The number 18 prospect in the system was one of the biggest disappointments of the 2012 minor league season, as despite impressive reports entering the year he completely fell apart mechanically and statistically.
Name: Jacob Anderson
Position: Right Field
Date of Birth: 11/22/1992 (20)
Acquired: Selected in the Supplemental 1st round of the 2011 draft ($990,000 USD)
High School: Chino High School (Chino, California)
College: Had commitment to Pepperdine
Height/Weight: 6’4”/195 lbs
Awards and Accomplishments:
- Ranked 10th on 2012 Top 30 prospects list
- 2011 Rawlings 2nd Team All-American
- 2011 California All-Region 1st Team
2012 Statistics and Analysis
191 AB, .194/.271/.304 (.575 OPS), 10 2B, 1 3B, 3 HR, 13 RBI, 3 SB, 11/72 BB/K
For Jacob Anderson, expectations entering the 2012 season were sky high. Not only was he a first round draft pick – the Blue Jays highest selection to agree to terms after Tyler Beede chose Vanderbilt, but he demolished the Gulf Coast League in a two week stint at the end of the 2011 season. Bluefield was the perfect destination for his level of development, and he was on a roster loaded with high upside talent. Unfortunately, things didn’t work out as planned. Anderson got off to a dreadful start in June, and failed to reach the .600 OPS mark in any of his three months. The problem was a complete inability to make contact, as his 72 strikeouts led the team by 12, and were the fourth most in the entire Appalachian League. To put his 33.5% strikeout rate into perspective, throughout his career strikeout king Adam Dunn has whiffed in just 28.2% of his plate appearances. While it’s below what is expected of a corner outfielder, Anderson’s 37.8% extra base hit rate is a positive sign in what was otherwise a completely lost season. There is some potency in his bat, and as is often the case with young hitters, once his struggles began to pile up he became his own worst enemy.
Video (via MLBProspectPortal.com)
Anderson sets himself at the plate with a wide base and open stance, and keeps his hands high and his lead shoulder tightly closed as he readies for the pitch. His timing mechanism is a small toe tap, and he shows a lot of hip fluidity as he rotates and pulls the bat through the zone. Anderson’s height gives him a lot of natural leverage, and he translates that into impressive bat speed. The swing plane is fairly level and line drive oriented, as he has enough natural power that an uppercut isn’t necessarily to clear fences. He’s aggressive at the plate, which has made him susceptible to breaking balls early in his career.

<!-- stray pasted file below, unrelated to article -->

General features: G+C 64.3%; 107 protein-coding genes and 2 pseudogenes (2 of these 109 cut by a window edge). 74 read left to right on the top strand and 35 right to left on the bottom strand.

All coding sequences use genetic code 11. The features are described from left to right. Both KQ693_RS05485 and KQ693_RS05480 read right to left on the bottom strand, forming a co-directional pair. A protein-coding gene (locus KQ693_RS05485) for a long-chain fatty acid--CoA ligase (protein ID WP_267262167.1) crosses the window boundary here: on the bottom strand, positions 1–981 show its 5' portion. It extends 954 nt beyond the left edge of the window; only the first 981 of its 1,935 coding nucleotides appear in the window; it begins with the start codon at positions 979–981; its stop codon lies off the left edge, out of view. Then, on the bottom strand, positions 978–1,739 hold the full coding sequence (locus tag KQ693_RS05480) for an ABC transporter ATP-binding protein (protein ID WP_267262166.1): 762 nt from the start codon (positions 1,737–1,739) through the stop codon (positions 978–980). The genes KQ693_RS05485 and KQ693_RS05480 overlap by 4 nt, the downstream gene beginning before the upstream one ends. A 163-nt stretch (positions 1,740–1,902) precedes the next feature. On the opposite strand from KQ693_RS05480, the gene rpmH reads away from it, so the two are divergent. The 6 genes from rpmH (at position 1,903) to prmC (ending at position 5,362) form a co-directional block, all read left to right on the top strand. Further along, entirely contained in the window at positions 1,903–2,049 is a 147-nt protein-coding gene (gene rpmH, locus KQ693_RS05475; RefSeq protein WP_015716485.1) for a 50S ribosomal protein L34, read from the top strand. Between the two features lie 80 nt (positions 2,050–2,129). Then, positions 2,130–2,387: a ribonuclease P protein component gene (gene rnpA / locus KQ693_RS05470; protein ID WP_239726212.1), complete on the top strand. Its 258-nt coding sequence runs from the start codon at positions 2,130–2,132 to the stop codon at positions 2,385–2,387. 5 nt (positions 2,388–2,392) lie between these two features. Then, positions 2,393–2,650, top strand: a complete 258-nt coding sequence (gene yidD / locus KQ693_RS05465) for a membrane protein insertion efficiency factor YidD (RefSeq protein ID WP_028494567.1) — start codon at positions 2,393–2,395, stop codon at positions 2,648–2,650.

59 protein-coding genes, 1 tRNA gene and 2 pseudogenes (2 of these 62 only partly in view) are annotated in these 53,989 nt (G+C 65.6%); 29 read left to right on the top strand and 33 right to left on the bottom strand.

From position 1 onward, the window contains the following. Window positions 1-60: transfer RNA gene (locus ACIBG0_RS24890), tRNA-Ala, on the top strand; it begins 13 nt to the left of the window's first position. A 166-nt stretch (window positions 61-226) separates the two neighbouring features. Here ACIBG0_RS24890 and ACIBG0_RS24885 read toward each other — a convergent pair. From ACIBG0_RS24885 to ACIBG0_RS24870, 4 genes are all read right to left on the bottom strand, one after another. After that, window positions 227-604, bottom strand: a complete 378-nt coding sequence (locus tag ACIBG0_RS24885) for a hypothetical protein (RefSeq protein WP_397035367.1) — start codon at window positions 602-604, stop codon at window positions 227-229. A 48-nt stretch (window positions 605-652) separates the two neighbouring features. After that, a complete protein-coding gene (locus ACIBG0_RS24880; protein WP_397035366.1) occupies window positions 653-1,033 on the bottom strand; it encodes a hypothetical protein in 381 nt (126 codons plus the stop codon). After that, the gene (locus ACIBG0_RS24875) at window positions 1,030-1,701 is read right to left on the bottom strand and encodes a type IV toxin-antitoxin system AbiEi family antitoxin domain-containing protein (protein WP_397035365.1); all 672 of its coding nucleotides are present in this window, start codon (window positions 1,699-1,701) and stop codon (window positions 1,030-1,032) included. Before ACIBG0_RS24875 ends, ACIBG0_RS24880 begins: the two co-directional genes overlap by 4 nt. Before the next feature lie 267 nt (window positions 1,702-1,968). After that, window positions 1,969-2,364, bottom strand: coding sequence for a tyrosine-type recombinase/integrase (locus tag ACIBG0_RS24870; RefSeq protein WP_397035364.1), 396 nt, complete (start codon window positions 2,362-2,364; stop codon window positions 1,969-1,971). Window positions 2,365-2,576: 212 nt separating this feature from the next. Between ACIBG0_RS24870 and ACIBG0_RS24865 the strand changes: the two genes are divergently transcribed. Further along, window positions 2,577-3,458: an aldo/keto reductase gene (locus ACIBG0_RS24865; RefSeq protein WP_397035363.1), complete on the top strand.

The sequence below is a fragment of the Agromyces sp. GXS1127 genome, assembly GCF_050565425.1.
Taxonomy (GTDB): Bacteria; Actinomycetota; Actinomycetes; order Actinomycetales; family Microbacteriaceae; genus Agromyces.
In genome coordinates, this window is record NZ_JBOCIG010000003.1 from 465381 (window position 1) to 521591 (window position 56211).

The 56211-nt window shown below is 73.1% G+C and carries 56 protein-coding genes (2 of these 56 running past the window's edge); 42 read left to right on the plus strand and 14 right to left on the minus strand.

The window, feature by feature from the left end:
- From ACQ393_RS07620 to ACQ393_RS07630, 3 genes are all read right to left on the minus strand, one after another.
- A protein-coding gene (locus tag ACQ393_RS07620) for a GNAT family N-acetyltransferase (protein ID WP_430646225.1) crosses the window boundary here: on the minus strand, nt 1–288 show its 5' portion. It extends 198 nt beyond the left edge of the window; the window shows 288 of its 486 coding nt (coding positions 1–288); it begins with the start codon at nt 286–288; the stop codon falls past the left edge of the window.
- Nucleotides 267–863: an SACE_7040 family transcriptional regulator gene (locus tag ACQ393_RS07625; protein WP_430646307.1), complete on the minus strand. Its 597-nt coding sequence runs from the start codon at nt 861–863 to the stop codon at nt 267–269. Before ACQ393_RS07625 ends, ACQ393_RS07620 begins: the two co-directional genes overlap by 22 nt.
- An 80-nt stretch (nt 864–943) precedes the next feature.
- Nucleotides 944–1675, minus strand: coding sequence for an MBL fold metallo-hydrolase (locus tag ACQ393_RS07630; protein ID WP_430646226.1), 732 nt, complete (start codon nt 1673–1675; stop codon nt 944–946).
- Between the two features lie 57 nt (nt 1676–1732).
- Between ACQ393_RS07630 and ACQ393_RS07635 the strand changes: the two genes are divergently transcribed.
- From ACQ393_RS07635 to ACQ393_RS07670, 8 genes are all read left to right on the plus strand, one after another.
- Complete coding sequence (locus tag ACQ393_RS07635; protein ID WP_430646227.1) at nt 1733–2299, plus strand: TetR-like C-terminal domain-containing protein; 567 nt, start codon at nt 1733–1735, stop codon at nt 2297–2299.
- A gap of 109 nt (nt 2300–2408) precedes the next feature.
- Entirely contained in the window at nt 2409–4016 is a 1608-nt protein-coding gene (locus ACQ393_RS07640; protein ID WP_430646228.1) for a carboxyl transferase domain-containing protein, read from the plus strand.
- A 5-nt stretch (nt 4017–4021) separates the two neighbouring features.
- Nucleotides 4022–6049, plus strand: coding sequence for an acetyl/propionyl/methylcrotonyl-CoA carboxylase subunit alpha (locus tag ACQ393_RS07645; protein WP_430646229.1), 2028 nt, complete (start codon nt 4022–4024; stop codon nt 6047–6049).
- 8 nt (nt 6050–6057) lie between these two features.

The first thing that jumps out about Jacob Anderson is his athleticism, particularly given his size. His actions are very smooth and quick, and he has posted above average times in the 60 yard dash. It does take him a few strides to get up to full speed, however, so his base stealing numbers aren’t likely to be spectacular. The Blue Jays have used him almost exclusively in right field since agreeing to terms late in the summer of 2011, but the alignment is more than a little peculiar. Anderson reads the flight of balls well and is a sound defender, but his arm is far better suited to left field. In addition to having fringe-average arm strength, his accuracy comes and goes, his throwing mechanics are awkward, and he doesn’t set himself up to get momentum behind his throws very well. Anderson also has experience on the infield, as he played some first base in high school.
What makes Anderson such an intriguing prospect is his potential at the plate. He has strength to go along with his athleticism, and should continue to get stronger as he matures into his twenties as he has broad shoulders and thick, muscular legs. The strength, bat speed, and leverage in his swing allows for easy plus projections on the raw power, as Anderson should be more than capable of 25-30 home runs annually if his bat allows. That’s where the problems arise, as despite having a good swing, Anderson’s mind can betray him. Too often he’s the athlete not the baseball player, and pitchers take advantage by outthinking him in the box. He has the talent to be an average hitter, but he has a lot of pieces to put together before getting there.
The perfect world projection for Jacob Anderson would be a dynamic everyday corner outfielder who hits in the meat of the lineup; first division starter.
2013 Outlook, Risk, and ETA
While the ceiling on Anderson is sky high because of his athleticism, the risk is just as high due to his lack of baseball polish. The 2012 season was so disappointing for him developmentally that he could very well find himself back in Bluefield to open short season ball in June. For both he and the team, it would be beneficial if Anderson could get off to a hot start in rookie ball, so the organization could justify quickly bumping him up to Vancouver where they likely wanted him in the first place. If everything goes according to plan, I could see Anderson reaching as high as Lansing at some point in August. The California native is clearly further behind than originally thought, so it could be a long and arduous process trying to get him to Toronto. The absolute best case scenario would see Anderson reach the major leagues in early 2017 as a 24 year old. The risk factor is off the charts.